Sox Fans Won’t Forget Bucky Dent.

It was probably ten years ago—maybe more—and I was on one of my extended train trips with a half dozen Red Sox games on the schedule—three in Fenway Park and three against Texas in their old ballpark in Arlington where the Rangers were playing at the time.

I arrived at the ballpark early for the first game and learned the Rangers had a pre-game ceremony arranged: the U.S. Army’s parachute team doing an exhibition jump into the ballpark.

At exactly the appointed time, a military plane flew over and six paratroopers jumped and came floating down into the ballpark, landing in the middle of centerfield. One of them—the lead jumper, I guess—had a certificate commemorating the occasion, which they planned to present to the Texas Ranger players.

The stadium P.A. announcer had the specifics: “Accepting the certificate on behalf of the Texas Rangers is Ranger 3rd Base Coach Bucky Dent.”

And scattered all around the ballpark, mostly in groups of twos and threes, there was booing! I was the only boo-er among perhaps a total of 200 or so people in my section  between home and third.

The man and his wife sitting next to me both appeared surprised at the smattering of boos coming from little pockets of fans all over the ballpark. I confess to being one of them.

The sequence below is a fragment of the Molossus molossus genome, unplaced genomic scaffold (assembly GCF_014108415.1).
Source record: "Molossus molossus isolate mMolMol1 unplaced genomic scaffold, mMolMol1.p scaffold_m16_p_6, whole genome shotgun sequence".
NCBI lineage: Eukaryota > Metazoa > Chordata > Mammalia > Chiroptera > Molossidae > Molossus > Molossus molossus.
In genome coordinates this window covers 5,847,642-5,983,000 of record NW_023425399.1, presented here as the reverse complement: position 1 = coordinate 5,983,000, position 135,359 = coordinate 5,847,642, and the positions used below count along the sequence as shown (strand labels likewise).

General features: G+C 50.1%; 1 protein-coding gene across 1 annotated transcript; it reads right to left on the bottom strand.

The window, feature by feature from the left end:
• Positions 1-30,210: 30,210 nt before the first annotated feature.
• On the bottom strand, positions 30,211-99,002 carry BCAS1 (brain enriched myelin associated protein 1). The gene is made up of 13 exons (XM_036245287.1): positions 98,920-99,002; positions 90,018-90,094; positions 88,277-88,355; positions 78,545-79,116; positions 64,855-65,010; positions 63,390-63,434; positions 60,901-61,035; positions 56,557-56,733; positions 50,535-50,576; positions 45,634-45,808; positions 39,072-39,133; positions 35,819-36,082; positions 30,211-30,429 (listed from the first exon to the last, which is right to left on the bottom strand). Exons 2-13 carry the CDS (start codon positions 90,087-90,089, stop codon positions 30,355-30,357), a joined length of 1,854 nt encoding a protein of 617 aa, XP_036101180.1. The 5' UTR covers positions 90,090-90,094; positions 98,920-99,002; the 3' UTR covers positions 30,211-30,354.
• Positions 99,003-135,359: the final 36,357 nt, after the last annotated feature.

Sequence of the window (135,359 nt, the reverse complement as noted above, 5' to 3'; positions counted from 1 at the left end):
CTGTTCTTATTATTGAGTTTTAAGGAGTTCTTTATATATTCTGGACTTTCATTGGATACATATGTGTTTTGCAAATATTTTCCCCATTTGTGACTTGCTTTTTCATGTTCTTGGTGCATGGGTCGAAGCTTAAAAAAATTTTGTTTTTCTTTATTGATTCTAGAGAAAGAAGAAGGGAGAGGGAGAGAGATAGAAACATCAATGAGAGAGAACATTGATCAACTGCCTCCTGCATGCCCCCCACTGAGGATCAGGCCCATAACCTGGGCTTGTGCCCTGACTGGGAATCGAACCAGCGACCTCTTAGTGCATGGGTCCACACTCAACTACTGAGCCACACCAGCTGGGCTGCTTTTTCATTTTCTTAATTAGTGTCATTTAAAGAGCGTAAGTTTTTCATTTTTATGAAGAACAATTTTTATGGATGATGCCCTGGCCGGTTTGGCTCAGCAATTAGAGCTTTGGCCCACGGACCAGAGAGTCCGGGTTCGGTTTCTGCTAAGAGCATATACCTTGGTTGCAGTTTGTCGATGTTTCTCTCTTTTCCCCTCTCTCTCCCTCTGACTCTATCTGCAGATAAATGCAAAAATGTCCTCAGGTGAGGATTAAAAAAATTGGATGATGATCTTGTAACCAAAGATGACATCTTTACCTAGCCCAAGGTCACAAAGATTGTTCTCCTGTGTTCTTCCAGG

Bucky Dent’s 9th inning home run denies the Boston Red Sox their first ever appearance in a World Series.

“Now why in the world are you folks booing Bucky?” The man was clearly mystified.

Of course these two perfectly nice people could never understand the depth of emotion that boiled to the surface at the mere mention of the man forever known by Red Sox fans throughout New England as Bucky F—– Dent. 

I explained that the boos were coming from transplants or visiting Red Sox fans like me because thirty-plus years earlier, Bucky Dent had hit a home run for the New York Yankees that kept the Red Sox out of the 1978 World Series.

“But that was more than 30 years ago,” said the wife. There was a reprimanding tone in her voice now. “It’s time to forgive and forget and enjoy the game.”

“You’re right,” I said.

But in my mind, I could still see that ridiculous, little pop-up barely clear the wall just a few feet fair and ending the Red Sox hopes for their first ever appearance in a World Series.

Forgive? Certainly.  But forget Bucky F——- Dent? Never!   

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